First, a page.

Your Move, Man

A societal tradition stands for questioning


Photo Illustration by Andrew Fraieli | Opinions Editor

Miller Lepree, Contributing Writer

Man up, bro.

What do you have to lose?

Why haven’t you asked her out yet?

She’s waiting for you to make a move.

Those four sentences are the backbone of romantic society.

Andrew Fraieli | Opinions Editor
Photo by Andrew Fraieli | Opinions Editor

For centuries, men have tried to play Romeo, desperate to sweep women off their feet and secure their manhood.

While the way we speak, live and dress has changed, the basic principles of pursuit remain the same.

It’s no secret: The world wants us to live in a universe where boy meets girl, boy gets girl.

But should who asks whom really matter?

Romantic movies rarely depict anything other than a handsome man chasing a beautiful woman, followed by some variation of the guy screwing it all up, then promptly winning her back.

This theme trickles down from the media into the minds of our youth.

Florida Atlantic freshman Ali Elsagheer, a mechanical engineering major,  thinks that girls who ask guys out are “out of their minds,” saying that “it’s the way we have been living forever, it’s how we were raised. Maybe it’s something that could become normal, but not for us.” This sentiment is echoed by almost everyone I know, both men and women.

Essentially, we’re stuck.

Boys don’t like the idea of being asked out by a girl, and girls don’t want to take the risk of coming on too strong. Most people seem content with this system, and few care enough to question its foundation.

On the surface, this basic principle doesn’t seem very problematic, but it feels counteractive to where society is moving as a whole.

Not to say the system needs a dramatic overhaul, but we shouldn’t dissuade those who feel like going against the grain. Human relationships are complex, and children should not be presented with labeled boxes of what blossoming romance should look like.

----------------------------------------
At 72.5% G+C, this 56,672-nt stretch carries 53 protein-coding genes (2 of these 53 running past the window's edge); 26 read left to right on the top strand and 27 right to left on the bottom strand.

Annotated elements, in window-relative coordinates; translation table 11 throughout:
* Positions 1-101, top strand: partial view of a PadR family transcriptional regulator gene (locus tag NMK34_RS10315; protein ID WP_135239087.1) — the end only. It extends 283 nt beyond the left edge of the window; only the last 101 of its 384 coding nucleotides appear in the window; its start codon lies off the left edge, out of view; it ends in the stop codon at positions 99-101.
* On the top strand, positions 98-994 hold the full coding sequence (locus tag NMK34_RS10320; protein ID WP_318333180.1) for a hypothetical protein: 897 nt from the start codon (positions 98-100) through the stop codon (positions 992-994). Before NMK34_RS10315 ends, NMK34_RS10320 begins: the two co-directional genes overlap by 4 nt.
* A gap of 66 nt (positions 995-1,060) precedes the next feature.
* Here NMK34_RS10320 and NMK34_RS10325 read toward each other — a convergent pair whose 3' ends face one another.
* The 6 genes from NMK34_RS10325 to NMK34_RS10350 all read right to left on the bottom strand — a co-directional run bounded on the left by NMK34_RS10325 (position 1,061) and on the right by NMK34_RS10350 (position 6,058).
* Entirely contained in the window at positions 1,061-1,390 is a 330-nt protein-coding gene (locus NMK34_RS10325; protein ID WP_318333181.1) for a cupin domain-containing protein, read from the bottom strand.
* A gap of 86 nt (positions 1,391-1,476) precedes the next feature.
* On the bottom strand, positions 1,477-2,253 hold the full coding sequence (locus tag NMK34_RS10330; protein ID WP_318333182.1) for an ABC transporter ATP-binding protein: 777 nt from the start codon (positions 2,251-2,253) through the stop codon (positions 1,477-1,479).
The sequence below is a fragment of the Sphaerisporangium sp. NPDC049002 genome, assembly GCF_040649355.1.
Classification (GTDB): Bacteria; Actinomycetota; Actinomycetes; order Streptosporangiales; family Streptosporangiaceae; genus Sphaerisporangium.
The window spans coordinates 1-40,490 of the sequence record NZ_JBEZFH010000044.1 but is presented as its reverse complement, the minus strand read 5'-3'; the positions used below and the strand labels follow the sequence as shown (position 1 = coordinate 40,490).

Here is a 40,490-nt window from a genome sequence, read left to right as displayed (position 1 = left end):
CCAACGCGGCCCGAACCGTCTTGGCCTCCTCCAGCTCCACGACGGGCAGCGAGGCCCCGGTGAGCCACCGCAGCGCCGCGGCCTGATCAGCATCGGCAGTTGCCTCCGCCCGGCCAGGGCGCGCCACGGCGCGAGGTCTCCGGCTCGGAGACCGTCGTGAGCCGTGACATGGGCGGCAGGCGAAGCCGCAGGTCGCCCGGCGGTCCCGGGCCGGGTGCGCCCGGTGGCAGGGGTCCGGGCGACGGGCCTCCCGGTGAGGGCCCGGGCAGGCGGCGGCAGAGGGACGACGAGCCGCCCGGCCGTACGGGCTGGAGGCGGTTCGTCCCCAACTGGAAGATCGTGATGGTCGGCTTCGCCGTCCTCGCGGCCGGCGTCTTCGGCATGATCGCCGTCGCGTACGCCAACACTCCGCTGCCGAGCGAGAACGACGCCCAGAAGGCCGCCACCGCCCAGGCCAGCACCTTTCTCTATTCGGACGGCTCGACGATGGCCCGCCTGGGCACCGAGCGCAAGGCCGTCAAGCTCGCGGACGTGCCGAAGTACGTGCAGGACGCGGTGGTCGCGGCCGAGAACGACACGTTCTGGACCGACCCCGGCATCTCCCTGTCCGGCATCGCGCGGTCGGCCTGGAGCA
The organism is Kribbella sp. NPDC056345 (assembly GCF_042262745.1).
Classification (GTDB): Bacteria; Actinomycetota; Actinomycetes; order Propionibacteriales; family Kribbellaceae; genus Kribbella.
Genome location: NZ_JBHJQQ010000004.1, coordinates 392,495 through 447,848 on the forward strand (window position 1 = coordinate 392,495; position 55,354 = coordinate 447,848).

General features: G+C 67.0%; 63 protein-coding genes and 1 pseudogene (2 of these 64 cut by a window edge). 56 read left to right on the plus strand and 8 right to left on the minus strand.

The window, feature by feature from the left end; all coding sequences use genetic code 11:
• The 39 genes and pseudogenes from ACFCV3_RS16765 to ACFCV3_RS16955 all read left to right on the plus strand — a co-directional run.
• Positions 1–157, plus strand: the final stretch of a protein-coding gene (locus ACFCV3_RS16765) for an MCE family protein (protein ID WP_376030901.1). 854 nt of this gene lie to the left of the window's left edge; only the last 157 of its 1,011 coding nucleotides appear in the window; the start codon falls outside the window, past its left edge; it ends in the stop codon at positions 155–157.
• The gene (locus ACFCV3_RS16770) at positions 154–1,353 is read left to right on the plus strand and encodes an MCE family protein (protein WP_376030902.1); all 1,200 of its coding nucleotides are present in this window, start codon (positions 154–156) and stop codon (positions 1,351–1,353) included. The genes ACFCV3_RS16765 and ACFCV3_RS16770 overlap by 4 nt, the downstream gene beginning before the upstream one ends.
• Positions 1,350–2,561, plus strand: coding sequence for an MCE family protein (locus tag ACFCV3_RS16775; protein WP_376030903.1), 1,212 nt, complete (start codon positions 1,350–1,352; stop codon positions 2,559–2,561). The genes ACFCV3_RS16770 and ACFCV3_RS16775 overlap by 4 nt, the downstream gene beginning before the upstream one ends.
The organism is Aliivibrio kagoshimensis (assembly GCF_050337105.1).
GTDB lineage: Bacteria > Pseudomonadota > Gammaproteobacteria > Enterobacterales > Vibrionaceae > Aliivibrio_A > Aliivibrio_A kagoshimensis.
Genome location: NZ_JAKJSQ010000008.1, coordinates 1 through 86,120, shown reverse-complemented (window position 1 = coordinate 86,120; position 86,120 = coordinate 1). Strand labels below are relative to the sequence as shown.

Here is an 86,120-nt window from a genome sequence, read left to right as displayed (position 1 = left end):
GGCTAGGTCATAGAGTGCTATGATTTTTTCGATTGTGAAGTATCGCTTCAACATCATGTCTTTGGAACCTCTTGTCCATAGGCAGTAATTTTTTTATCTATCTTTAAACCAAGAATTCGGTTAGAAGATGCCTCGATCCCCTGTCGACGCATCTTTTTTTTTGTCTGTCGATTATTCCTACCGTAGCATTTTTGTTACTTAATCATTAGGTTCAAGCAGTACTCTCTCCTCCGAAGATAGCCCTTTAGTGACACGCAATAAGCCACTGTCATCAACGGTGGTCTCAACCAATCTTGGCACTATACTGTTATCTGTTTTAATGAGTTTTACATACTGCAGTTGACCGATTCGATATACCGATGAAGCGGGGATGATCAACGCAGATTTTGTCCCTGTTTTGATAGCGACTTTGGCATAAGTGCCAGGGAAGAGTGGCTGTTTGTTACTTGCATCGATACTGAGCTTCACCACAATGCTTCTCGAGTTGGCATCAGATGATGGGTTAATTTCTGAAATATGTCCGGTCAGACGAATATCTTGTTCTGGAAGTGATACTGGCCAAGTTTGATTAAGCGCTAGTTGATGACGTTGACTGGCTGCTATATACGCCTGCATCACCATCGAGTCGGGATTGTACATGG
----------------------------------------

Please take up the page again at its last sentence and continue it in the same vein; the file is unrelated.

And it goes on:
I have never been asked on a date, and quite frankly I don’t know how I would react if a girl “acted like a man” and came after me. I might feel threatened, almost insufficient or I might feel flattered.

Andrew Fraieli | Opinions Editor
Andrew Fraieli | Opinions Editor

Either way, I will likely never find out simply because most women are afraid to act in such a manner. Things are the way they are, and this tradition has been around for quite a while.

Freshman elementary education major Alexis Kleinstein said, “Childhood movies like Cinderella really helped build my perception of the whole Prince Charming ideal,” adding that “a girl would have to be really bold to just go after a guy like that, but I wouldn’t judge her for it.”

However, just because things have always been this way doesn’t mean they have to stay the same. If two people feel drawn to each other, why should either of them wait around for something to happen?

In a world where time is of the essence, we would be foolish to waste it on dreams of a fairytale romance.

Miller Lepree is a contributing writer for the University Press. For information regarding this or other stories, email [email protected] or tweet @Miller_h97